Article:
Killers' Day & Age Preview: Hungry Like The Wolf, In Bigger Than The Sound

A close listen to upcoming LP, out November 25, seems to solve lyrical mystery of 'Human' chorus.

On The Record: Shiny, (Relatively) Happy People

In a recent feature, London's Observer newspaper proclaimed that the Killers "may just be the strangest band in America." I don't know if I agree with that. Perhaps "the strangest multiplatinum, major-label band in America" is a better fit. Or even "the strangest band in Las Vegas."

Regardless, the sentiment is correct. Over the course of five years, the Killers have been nothing if not unpredictable and rather unapologetically so. Whether they're masquerading as starry-eyed synthesizer aficionados with an Anglo sweet tooth (2004's Hot Fuss) or gruff-voiced Springsteen disciples with a thing for widescreen Americana (the '06 follow-up, Sam's Town), they've certainly danced to the beat of their own drum machine, critics be damned.

So it sort of makes sense that on their latest, Day & Age (in stores November 25), the Killers have decided to jettison practically everything you've previously known about them and just make the best Duran Duran record in recent memory (or at least a pretty good David Bowie album or a decent Bryan Ferry disc).

Produced by British dance retro-ist Stuart Price (formerly of Les Rhythmes Digitales and Zoot Woman, and most of Madonna's Confessions on a Dance Floor album), Age positively sparkles with studio sheen, a record full of crisp, echoey vocals, spaced-out synth squiggles, bossa-nova drum patterns and way more saxophone than you could possibly imagine. There are moments that recall early-'80s gems like "Rio," "Notorious," "China Girl" and "Slave to Love," if not so much in style as in sophistication. If nothing else, Age is an album of unabashed excess, of neon-lit late nights, of diamonds and dance floors and endlessly bubbling champagne. It is a record for the good times, even when times aren't necessarily all that good.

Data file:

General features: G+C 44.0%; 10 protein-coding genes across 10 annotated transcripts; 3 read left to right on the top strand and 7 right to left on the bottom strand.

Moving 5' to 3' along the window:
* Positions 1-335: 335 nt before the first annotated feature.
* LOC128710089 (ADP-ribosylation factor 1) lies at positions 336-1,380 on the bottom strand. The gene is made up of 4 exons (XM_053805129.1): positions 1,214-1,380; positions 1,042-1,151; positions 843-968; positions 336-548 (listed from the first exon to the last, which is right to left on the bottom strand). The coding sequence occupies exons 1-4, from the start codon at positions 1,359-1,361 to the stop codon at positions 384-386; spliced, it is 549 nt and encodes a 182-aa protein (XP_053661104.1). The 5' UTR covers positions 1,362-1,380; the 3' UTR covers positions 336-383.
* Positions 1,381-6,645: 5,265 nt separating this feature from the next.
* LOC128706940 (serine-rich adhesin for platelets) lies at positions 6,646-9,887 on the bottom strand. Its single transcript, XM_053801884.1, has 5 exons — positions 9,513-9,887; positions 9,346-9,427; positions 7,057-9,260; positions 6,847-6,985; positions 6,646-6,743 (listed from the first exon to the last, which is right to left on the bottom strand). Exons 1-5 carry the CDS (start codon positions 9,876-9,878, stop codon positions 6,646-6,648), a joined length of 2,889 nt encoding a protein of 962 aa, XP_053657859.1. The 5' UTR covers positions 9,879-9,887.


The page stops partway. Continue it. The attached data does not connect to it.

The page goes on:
Opener "Losing Touch" kicks off with a rumbling R&B horn section and some starry guitar work, with frontman Brandon Flowers inviting some unknown bon vivant to "caress me in your velvet chair" and "go run and tell your friends I'm losing touch." The song builds to a frothy climax before a winging guitar solo from Dave Keuning brings the party to a close.

First single "Human" is up next, a shiny mix of galloping bass lines (a Price trademark) and smoky synth lines. By now, you've surely heard it, and while there's not much else to add, I will say that, having listened up close and personal, there is roughly an 85 percent chance Flowers is singing "Are we human/ Or are we denser," and not, as many believe, "dancer." Which sort of makes more sense, in some cosmic way, I suppose.

"I Can't Stay" is next, starting off with more of that galloping bass and some twinkly harp, throwing some shuffly guitar into the mix and then tossing everything overboard with an insane saxophone line that takes this into Carnival Cruise Line territory. Throw in some calypso rhythms and a genuine steel-drum line at the song's end, and you've got a complete, couples-only Caribbean vacation.